The buck stops here – NoSQL in a different lightThe buck stops here – NoSQL in a different light https://www.widas.in/wp-content/themes/corpus/images/empty/thumbnail.jpg 150 150 manu.mukundan manu.mukundan https://secure.gravatar.com/avatar/c332174d6f39134704a6d0e9b94482a7?s=96&d=mm&r=g
The buck stops here – NoSQL in a different light
Wednesday, 20 August 2014 00:00
The well-known statement “The buck stops here”, on the desk in the White House, can also be applied to the countless desks of IT architects.
Quelle: Buck Stops Here sign on Truman’s Desk, studyourhistory.com/archives/596
The concepts and technologies of the over 45-year-old mainframe are experiencing a renaissance almost unrecognised – the mainframe is not dead. The mainframe is characterised by enormous performance and reliability. These characteristics are both a symbol and a goal of every IT architecture.
It also applies to the well-known companies of the Web X.0 age, such as search engines or marketplaces. However, at the end of the day, the question arises why NoSQL and not the mainframe is almost inseparably linked to these companies. On closer inspection the reasons are obvious. It is not computationally intensive operations, it is the amount of inventory information to be processed that makes the difference.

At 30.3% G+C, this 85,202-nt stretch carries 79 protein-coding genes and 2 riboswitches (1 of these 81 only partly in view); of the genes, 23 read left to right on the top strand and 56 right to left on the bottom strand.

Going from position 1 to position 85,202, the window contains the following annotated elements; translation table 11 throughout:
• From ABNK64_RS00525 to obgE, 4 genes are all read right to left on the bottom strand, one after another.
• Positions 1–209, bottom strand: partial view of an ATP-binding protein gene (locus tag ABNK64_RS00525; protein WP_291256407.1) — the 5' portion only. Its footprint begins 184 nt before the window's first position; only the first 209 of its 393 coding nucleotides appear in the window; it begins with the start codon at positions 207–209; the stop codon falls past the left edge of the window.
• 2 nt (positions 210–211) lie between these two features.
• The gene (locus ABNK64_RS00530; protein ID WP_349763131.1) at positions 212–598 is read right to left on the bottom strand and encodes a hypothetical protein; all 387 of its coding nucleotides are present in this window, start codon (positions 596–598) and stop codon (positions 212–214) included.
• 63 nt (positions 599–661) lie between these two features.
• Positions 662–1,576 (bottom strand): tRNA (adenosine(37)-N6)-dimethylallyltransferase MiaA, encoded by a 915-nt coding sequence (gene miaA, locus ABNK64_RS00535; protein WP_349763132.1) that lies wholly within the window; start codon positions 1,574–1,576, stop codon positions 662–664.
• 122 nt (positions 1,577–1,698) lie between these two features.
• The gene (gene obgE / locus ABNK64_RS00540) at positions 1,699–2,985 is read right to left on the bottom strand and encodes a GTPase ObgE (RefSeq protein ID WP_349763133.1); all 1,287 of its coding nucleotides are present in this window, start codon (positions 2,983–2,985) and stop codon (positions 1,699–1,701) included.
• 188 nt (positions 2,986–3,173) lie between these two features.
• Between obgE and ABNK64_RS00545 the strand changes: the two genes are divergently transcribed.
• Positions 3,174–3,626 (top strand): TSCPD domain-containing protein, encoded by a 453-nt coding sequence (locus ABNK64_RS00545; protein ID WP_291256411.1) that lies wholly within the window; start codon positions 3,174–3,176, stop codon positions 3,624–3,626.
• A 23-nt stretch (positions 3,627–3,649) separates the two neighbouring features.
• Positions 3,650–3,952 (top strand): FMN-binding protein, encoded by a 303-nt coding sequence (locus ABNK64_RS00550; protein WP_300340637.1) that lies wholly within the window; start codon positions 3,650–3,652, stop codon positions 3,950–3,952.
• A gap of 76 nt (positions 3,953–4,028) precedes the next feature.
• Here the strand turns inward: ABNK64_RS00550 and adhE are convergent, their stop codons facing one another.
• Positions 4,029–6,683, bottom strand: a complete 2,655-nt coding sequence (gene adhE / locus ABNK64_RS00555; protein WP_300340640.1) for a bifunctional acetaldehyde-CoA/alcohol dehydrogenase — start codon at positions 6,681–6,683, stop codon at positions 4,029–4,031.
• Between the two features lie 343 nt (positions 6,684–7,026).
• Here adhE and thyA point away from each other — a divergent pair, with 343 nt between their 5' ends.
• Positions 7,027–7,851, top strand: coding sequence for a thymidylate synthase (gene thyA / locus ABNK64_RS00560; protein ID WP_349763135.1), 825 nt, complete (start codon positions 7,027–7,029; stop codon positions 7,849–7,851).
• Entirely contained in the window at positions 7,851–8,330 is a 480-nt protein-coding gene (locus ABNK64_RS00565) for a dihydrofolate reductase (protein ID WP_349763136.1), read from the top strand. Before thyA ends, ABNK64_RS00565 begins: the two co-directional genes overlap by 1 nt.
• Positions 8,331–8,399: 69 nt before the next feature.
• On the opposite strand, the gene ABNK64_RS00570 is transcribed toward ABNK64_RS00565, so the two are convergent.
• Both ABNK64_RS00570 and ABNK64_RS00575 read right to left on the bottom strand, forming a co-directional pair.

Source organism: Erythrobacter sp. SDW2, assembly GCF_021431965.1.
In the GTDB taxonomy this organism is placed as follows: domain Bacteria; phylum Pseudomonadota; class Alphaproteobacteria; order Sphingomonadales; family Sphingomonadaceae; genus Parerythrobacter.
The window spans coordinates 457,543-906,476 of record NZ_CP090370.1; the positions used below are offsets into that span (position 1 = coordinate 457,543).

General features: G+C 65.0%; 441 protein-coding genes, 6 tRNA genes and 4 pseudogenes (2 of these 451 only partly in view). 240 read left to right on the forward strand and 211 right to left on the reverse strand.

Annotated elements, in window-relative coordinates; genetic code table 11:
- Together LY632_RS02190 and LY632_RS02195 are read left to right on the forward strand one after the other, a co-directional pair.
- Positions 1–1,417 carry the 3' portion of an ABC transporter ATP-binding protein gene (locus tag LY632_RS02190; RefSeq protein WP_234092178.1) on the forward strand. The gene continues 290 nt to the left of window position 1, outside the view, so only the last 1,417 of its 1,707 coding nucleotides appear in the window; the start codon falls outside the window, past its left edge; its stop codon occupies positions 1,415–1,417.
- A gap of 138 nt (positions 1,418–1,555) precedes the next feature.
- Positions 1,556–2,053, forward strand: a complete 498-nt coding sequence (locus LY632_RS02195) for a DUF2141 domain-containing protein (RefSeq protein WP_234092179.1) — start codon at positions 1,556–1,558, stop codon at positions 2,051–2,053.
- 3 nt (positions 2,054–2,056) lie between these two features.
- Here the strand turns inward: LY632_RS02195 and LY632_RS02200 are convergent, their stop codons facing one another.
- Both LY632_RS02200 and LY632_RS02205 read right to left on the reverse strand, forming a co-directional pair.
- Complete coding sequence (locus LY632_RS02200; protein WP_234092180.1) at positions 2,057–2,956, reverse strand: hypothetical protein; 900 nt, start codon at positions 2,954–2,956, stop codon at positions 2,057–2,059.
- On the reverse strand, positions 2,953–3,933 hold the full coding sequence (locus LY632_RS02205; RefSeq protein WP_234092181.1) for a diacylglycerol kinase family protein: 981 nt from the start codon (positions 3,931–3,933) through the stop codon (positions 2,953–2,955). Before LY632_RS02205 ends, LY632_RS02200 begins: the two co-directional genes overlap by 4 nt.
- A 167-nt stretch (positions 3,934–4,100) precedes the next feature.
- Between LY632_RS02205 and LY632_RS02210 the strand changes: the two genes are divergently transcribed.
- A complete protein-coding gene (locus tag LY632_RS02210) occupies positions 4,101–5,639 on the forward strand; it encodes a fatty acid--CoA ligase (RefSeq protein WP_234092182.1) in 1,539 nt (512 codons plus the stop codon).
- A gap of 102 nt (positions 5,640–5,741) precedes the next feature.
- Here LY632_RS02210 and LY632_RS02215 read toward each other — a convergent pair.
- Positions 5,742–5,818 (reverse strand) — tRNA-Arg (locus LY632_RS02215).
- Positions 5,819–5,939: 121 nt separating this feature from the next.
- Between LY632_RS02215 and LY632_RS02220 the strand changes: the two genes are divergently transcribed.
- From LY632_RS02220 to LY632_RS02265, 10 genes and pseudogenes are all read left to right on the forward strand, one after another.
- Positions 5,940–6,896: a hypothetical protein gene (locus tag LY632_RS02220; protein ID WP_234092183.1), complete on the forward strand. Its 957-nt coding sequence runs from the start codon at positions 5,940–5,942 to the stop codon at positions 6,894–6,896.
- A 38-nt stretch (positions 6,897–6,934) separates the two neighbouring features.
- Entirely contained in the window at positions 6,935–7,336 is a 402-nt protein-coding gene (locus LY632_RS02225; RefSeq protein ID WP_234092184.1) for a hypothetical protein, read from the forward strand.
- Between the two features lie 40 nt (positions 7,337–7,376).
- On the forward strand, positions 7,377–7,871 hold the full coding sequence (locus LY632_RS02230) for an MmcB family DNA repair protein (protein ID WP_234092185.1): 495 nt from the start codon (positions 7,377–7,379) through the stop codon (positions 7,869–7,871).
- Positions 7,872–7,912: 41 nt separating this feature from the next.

Price of availability
If only the mainframe is considered, the number of mainframe MIPS has almost doubled in recent years. The costs are also almost linearly linked to the size of MIPS.
Hence, in the case of the mainframe, the number of possible operations is virtually paid for. In many organisations, it is similar to professional operations. Of course, expectations often differ from the actual number of operations. The profitability of the mainframe is thus directly linked to the knowledge of the scope of possible technical operations. In Web X.0 companies this point is and was unknown. It is possibly the decisive reason why these companies did not rely on the mainframe. For these companies, it was necessary to find alternatives to the mainframe.
Alternatives were found, which are referred to under the collective term “NoSQL”. Here, not only the “No SQL databases” are meant, but the complete ecosystem around these databases. NoSQL is thus the answer to a dynamic and rapidly changing business environment. But how can NoSQL be an answer to this environment if the data volume and the required availability do not decrease?
The pillars of the mainframe
The mainframe is characterised by three essential features.
- The scaling. In the mainframe, transactions are distributed and parallelized to the free MIPS with the seemingly optimal distribution.
- The throughput. By storing data in VSAM files, the mainframe has an optimal I/O throughput and efficient access to large data volumes.
- The reliability. Due to the hardware architecture, the system stability of the mainframe is guaranteed.